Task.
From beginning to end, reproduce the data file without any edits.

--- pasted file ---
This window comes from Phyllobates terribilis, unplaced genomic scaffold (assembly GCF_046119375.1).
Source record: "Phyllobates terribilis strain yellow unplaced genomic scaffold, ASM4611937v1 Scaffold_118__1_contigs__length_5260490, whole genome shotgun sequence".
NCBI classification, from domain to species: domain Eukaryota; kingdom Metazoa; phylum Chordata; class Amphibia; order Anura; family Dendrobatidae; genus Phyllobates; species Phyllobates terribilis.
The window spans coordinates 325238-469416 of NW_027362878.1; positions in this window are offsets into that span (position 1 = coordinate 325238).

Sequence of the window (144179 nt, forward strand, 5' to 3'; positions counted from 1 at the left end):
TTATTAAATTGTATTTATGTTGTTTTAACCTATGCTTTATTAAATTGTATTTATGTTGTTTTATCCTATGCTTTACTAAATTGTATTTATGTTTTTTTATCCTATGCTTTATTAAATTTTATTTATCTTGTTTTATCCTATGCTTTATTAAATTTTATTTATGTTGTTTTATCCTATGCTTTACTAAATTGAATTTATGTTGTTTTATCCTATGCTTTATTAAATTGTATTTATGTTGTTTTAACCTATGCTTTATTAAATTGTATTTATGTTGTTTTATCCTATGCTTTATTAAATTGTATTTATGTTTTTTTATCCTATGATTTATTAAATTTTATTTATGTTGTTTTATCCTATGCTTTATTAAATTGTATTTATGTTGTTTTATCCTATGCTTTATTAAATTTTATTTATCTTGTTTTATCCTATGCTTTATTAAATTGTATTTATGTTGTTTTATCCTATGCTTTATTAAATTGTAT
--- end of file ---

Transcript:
This window comes from Phyllobates terribilis, unplaced genomic scaffold (assembly GCF_046119375.1).
Source record: "Phyllobates terribilis strain yellow unplaced genomic scaffold, ASM4611937v1 Scaffold_118__1_contigs__length_5260490, whole genome shotgun sequence".
NCBI classification, from domain to species: domain Eukaryota; kingdom Metazoa; phylum Chordata; class Amphibia; order Anura; family Dendrobatidae; genus Phyllobates; species Phyllobates terribilis.
The window spans coordinates 325238-469416 of NW_027362878.1; positions in this window are offsets into that span (position 1 = coordinate 325238).

Sequence of the window (144179 nt, forward strand, 5' to 3'; positions counted from 1 at the left end):
TTATTAAATTGTATTTATGTTGTTTTAACCTATGCTTTATTAAATTGTATTTATGTTGTTTTATCCTATGCTTTACTAAATTGTATTTATGTTTTTTTATCCTATGCTTTATTAAATTTTATTTATCTTGTTTTATCCTATGCTTTATTAAATTTTATTTATGTTGTTTTATCCTATGCTTTACTAAATTGAATTTATGTTGTTTTATCCTATGCTTTATTAAATTGTATTTATGTTGTTTTAACCTATGCTTTATTAAATTGTATTTATGTTGTTTTATCCTATGCTTTATTAAATTGTATTTATGTTTTTTTATCCTATGATTTATTAAATTTTATTTATGTTGTTTTATCCTATGCTTTATTAAATTGTATTTATGTTGTTTTATCCTATGCTTTATTAAATTTTATTTATCTTGTTTTATCCTATGCTTTATTAAATTGTATTTATGTTGTTTTATCCTATGCTTTATTAAATTGTAT